Mini's latest CUV concept to debut in Paris
Mini has revealed the first round of photos of its new Mini Crossover Concept, set to debut at the 2008 Paris Auto Show in October.
The magic number for Mini's concept CUV (crossover utility vehicle) is four. Its new Mini's fourth body variant follows the Cooper, the Convertible, and the Clubman. It has four doors, four-wheel drive, four bucket seats, and is about 4 meters long. Perhaps this recurrence of the number four is a coincidence, or perhaps it's the work of an obsessive-compulsive Mini engineer. Whatever the case, Mini has revealed the first round of photos of its new Mini Crossover Concept, set to debut at the 2008 Paris Motor Show in October.
The Crossover Concept packs SUV proportions into a vehicle that's only slightly longer than Mini's Clubman, but it doesn't stop there. Mini attempts to give the crossover some SUV cred by equipping it with an all-wheel-drive system.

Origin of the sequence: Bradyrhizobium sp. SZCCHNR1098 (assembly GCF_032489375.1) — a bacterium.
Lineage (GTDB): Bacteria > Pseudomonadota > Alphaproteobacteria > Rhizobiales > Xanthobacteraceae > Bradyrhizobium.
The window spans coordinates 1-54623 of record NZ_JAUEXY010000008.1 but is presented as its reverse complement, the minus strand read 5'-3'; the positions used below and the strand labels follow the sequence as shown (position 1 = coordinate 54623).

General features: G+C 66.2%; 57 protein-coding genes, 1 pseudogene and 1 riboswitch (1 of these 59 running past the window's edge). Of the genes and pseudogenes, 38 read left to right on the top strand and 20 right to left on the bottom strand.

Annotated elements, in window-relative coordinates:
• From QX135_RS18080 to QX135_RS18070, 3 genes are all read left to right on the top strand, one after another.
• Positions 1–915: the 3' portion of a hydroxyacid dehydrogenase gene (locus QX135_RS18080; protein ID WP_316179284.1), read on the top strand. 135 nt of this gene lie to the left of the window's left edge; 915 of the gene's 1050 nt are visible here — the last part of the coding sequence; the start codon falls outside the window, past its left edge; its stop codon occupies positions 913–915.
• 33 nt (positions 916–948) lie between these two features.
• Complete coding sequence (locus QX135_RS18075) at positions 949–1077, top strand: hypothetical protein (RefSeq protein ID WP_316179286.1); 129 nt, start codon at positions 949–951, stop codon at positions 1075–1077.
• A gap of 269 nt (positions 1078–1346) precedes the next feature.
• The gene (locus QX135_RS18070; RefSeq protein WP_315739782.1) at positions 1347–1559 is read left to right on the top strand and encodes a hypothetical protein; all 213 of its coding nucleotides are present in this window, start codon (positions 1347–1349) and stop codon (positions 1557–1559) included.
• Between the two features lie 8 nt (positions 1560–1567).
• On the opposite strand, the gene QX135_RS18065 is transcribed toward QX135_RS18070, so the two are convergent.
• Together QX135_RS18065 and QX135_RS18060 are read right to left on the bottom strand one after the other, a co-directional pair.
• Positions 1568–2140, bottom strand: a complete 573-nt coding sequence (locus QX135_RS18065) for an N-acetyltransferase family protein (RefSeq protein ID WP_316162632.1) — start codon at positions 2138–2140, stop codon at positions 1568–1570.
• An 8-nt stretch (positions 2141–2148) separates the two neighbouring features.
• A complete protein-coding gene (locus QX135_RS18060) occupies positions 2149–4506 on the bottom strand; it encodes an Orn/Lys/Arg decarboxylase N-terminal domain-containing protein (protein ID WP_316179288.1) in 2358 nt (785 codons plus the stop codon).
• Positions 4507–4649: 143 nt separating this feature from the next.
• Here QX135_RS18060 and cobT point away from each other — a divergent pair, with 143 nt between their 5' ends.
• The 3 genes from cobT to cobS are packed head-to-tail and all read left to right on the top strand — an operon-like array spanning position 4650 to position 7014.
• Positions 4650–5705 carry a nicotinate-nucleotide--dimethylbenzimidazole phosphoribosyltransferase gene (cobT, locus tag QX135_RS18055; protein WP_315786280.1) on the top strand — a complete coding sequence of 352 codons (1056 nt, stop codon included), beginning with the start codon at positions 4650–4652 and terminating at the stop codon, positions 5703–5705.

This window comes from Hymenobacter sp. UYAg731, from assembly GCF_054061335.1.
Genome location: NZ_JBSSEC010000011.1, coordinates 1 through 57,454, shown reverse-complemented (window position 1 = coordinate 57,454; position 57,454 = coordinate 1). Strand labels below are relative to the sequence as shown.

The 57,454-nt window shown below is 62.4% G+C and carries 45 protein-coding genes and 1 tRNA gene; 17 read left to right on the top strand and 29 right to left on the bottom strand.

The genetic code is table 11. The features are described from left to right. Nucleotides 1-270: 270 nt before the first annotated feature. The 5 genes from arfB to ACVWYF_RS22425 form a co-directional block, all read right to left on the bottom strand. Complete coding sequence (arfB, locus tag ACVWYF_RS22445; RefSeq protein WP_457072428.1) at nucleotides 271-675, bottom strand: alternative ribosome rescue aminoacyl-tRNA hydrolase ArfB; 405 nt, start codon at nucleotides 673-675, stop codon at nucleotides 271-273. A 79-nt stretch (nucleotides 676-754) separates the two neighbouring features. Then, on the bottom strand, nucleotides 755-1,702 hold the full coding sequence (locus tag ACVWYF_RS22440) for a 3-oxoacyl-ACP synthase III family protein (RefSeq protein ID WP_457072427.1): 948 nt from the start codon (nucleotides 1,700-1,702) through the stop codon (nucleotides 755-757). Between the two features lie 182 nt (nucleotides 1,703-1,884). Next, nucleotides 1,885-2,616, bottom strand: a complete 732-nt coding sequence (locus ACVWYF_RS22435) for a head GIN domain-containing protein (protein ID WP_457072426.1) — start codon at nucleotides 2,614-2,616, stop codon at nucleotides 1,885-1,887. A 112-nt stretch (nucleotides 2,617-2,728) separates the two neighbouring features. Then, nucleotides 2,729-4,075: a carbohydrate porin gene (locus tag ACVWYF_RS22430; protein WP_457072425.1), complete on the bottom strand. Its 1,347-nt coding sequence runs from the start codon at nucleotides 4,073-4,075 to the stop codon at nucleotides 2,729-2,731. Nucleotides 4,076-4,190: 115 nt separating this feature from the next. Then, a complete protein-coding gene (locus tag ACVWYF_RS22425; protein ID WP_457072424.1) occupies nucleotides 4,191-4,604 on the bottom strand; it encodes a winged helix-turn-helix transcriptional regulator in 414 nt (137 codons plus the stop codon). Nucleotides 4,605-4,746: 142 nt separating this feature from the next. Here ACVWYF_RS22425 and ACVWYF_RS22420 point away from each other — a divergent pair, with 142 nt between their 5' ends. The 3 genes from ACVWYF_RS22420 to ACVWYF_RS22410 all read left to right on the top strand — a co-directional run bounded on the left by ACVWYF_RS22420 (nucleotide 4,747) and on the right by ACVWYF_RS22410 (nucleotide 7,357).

On the inside, the Crossover Concept remains, well, conceptual. Front and center on the dash is by far the most interesting feature, the Center Globe interface that integrates entertainment, communication, navigation, and vehicle functions. The Globe is controlled by its touch-sensitive surface, a trackball on the steering wheel, buttons, and slide controls in its lower section.
The driver also uses the Center Globe to start/stop the vehicle. Instead of a key, the Crossover is equipped with a keyball that's inserted into an opening at the top of the Globe. The keyball then rolls down the center of the Globe and is finally depressed to start the vehicle. To stop the vehicle, the driver presses the Keyball, which then rolls back to the opening where it can be removed.
To call the Crossover Concept's door configuration "unconventional" would be an understatement. Mini claims the Crossover has four doors, but we count five or at least four and a half. The front two doors and the rear passenger side door are of the conventional front hinged assortment. Then things get interesting. The rear driver's side is a half door that slides toward the back of the vehicle on rails like those on a van. The rear hatch has a retractable, frameless window and swings open on a double hinge. The Crossover is just a scissor door and a gullwing short of being a rolling museum of car door tech!
Our guess is that the Center Globe won't make it to production and that the funky door setup will be toned down. The keyball system sounds like an unnecessary complication of the simple act of starting the car, but we'll see how it works when the concept is revealed this October in Paris.